The Brooklyn-based architecture firm SO-IL has distinguished itself among the myriad of firms dedicated to modern architecture. With projects like the Jan Shrem and Maria Manetti Shrem Museum of Art, in Davis, California and the Kukje Gallery in Seoul, Korea, SO-IL’s commitment to innovation challenges the user to think about the purpose and functionality of a space. One of the masterminds behind it all is Florian Idenburg, pictured left, a founding partner of SO-IL and Associate Professor in Practice of Architecture at Harvard’s Graduate School of Design. He and his colleague Jing Liu co-founded SO-IL in 2008, which they currently lead together with Ilias Papageorgiou.
In early 2014, Knoll reached out to Harvard University’s Graduate School of Design (GSD) and offered to sponsor a three-part studio on the design of work environments. Idenburg was a clear choice to help lead the program. At the time, Idenburg and his team at SO-IL had already partnered with Knoll on a collection of workplace furniture that appeared as ambiguous in its functionality as its simplicity in materiality. His relationship with Benjamin Pardo, Knoll Director of Design, helped Idenburg bring more focus to the physicality of objects and the importance of matching the character of an object to a space.
Campus and Event and Glass Works were the first two Work Environments studios.
The strategic relationship between Idenburg and Knoll positioned him to lead the three-part Work Environments studio. With the completion of the third studio, Space Works, Knoll sat down with Idenburg to discuss his observations as a professor.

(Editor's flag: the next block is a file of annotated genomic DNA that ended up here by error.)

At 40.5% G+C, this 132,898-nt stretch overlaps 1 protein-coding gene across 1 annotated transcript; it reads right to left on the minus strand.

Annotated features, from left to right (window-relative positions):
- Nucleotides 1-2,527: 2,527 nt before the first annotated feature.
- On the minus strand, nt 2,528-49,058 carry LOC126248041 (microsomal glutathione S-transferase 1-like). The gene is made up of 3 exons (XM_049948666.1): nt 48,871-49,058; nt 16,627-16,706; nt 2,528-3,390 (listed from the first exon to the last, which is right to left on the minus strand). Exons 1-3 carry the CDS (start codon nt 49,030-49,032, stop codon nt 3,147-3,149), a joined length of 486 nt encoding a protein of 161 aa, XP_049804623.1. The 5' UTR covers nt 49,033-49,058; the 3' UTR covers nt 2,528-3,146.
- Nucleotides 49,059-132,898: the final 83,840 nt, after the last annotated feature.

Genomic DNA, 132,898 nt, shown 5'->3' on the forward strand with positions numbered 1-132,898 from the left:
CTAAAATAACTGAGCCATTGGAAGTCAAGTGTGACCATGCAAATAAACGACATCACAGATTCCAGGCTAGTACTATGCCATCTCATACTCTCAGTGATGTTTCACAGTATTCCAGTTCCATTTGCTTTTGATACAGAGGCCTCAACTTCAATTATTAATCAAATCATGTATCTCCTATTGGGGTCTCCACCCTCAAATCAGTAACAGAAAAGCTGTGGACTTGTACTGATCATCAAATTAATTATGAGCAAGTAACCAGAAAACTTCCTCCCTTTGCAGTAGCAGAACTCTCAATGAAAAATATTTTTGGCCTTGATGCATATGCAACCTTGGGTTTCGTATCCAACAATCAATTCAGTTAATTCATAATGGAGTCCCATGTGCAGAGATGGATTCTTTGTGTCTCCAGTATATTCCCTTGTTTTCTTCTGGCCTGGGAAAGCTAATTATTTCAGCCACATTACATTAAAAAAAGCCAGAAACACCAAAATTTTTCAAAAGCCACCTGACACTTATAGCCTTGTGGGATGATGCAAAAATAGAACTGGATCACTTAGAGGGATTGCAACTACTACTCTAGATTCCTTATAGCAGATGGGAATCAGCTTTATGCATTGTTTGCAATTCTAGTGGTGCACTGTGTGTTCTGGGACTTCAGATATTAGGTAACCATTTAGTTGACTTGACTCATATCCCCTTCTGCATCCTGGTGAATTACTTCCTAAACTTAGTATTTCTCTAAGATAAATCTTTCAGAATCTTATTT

What were you doing before SO-IL, before you were into architecture?
At 16, I decided to become an architect, so I’ve always, in one way or another, been in the architectural field. I am interested in making things that are accessible to a larger audience such as public and institutional buildings and really focusing in on how design interfaces with people in use and behavior. Before SO-IL, I was in Japan for eight years working at an architecture firm, SANAA. My work for the firm eventually brought me to the United States where I built two prominent museums: the New Museum of Contemporary Art and the Museum of Toledo in Ohio.
Above: Glass Pavilion at the Toledo Museum of Art Below: the New Museum of Contemporary Art
Is there a correct way to pronounce SO-IL?
The short answer is no. Both Jing and I strongly believe that there are multiple ways of looking at something or pronouncing words. We feel that there is no singular “right” way of interpreting something, which is a belief we each developed from working in and traveling to many different countries. When we were coming up with a name, we wanted it to convey the same sort of openness and ambiguity that is communicated through our work.
The beauty of our firms’ name is that it can be understood in multiple ways. Interpretations range from the literal definition of soil meaning fertile ground to Notorious BIG’s lyrics - an early inspirational figure to me - by using the hyphen as a pause between the two syllables. My goal is to work hard to make bold statements and see how they land and provoke conversation around the purpose and definition of a space or object or even a word.
Can you talk about your experience thus far with teaching a three-part studio about the work environment?
It was incredibly revealing. We spend so much time looking at work enviornments, which within architectural schools, is not an area that people spend too much time considering. Thinking about these spaces is often left to interior designers as opposed to architects. Amidst the continuous conversation between students and professors, I noticed that people love talking about housing, private homes, museums and cultural buildings, but when the discussion revolves around offices, people become suspicious. I see it as unwise for institutions to not think about the workplace.
“For me, the three-part studio was a way to channel my own interest in office design and share that with a group of students.”